Telescope sees smallest exoplanet (BBC News)

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Telescope sees smallest exoplanet

By Paul Rincon
Science reporter, BBC News

When planets transit their star, they block out light - like Mercury above

The smallest planet yet found outside the Solar System has been detected by a French space telescope.

The rocky world is less than twice the size of Earth.

Only a handful of planets have so far been found with a mass comparable to Earth, Venus, Mars or Mercury.

The discovery was made by Corot, an orbiting observatory with a 27cm-diameter telescope to search for planets orbiting other stars.

About 330 of these "exoplanets" have been discovered so far. But most of them have been gas giants similar to Jupiter or Neptune.

"For the first time, we have unambiguously detected a planet that is 'rocky' in the same sense as our own Earth," said Malcolm Fridlund, Corot project scientist from the European Space Agency (Esa).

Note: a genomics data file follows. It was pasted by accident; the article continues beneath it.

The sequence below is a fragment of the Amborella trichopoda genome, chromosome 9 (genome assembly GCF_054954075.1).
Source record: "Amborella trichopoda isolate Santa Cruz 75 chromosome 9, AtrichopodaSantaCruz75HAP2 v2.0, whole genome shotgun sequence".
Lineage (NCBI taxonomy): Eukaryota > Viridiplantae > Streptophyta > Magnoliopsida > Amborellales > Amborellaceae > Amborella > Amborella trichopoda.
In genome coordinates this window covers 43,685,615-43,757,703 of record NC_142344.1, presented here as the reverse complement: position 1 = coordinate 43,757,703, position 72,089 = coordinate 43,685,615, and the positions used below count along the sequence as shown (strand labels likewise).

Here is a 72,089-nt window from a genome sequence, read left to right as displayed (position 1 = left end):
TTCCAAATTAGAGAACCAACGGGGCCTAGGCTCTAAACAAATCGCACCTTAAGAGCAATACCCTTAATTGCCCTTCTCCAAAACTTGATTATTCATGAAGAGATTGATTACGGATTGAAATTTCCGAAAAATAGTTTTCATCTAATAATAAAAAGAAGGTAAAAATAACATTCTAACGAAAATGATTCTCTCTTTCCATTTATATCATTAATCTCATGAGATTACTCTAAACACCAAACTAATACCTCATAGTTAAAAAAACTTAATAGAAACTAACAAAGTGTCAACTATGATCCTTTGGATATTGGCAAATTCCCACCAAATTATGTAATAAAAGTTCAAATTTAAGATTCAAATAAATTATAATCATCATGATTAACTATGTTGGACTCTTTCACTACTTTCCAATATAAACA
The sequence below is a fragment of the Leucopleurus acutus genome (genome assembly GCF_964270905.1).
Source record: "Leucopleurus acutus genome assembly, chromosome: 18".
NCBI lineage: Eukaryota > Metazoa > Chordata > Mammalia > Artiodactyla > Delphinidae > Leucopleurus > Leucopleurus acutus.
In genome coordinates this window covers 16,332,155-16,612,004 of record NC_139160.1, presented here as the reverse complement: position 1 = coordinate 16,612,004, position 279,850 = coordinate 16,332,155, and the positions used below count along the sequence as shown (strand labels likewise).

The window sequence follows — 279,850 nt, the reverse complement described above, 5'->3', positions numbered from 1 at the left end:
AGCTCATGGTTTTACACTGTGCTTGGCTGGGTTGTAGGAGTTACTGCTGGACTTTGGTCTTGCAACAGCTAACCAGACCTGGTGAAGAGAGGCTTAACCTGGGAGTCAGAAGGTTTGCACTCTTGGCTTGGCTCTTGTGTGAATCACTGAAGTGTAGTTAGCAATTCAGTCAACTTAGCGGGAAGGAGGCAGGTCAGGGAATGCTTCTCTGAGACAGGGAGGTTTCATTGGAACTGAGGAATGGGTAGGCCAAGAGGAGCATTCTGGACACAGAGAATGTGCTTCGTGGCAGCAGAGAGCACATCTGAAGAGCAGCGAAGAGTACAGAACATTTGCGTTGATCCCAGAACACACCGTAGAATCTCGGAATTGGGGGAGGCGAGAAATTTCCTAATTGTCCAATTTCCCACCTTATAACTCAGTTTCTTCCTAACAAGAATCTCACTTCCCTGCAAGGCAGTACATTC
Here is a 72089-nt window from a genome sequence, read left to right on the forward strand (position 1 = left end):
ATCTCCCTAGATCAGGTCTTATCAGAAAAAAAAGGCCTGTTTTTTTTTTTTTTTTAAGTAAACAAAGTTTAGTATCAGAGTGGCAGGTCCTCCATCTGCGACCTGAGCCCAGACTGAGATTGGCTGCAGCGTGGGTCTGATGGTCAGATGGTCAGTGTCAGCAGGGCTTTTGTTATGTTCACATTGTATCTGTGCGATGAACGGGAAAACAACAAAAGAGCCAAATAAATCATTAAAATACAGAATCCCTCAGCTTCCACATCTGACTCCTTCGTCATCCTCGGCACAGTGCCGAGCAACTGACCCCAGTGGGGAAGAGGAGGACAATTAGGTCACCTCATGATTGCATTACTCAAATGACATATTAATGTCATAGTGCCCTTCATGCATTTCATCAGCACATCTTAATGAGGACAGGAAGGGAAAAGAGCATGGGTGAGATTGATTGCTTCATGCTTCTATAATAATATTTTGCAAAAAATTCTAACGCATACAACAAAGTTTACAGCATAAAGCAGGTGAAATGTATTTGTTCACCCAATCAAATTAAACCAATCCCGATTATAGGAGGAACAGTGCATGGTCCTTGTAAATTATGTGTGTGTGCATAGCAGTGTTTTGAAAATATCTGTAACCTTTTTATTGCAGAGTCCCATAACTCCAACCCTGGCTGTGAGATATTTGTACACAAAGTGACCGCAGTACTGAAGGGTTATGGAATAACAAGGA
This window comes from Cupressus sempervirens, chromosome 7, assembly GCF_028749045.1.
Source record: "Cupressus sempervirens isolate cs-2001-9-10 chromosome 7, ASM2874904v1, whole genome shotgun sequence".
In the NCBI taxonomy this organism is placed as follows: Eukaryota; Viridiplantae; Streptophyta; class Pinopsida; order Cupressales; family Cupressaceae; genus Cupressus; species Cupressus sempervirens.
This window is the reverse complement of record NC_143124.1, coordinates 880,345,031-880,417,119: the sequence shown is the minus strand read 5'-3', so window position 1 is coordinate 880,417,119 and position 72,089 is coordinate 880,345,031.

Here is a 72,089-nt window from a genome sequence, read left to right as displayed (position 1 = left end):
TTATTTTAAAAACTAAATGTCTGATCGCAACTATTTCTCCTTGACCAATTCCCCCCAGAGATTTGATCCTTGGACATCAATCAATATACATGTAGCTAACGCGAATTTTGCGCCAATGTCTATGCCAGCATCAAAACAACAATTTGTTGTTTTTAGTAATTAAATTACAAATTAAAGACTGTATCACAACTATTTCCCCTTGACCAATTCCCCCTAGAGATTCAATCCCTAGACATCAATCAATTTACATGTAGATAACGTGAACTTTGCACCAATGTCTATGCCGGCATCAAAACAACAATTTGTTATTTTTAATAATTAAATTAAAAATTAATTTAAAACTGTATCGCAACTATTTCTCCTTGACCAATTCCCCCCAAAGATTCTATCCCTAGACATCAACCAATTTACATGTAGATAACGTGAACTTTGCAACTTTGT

"We now have to understand this object further to put it into context, and continue our search for smaller, more Earth-like objects with Corot," he added.

The new find, Corot-Exo-7b, has a diameter less than twice that of Earth and orbits its Sun-like star once every 20 hours.

It orbits very close to its star, and has a high temperature - between 1,000 and 1,500C. This is far too hot for the planet to support life.

The vast majority of exoplanets have been discovered using the radial velocity method.


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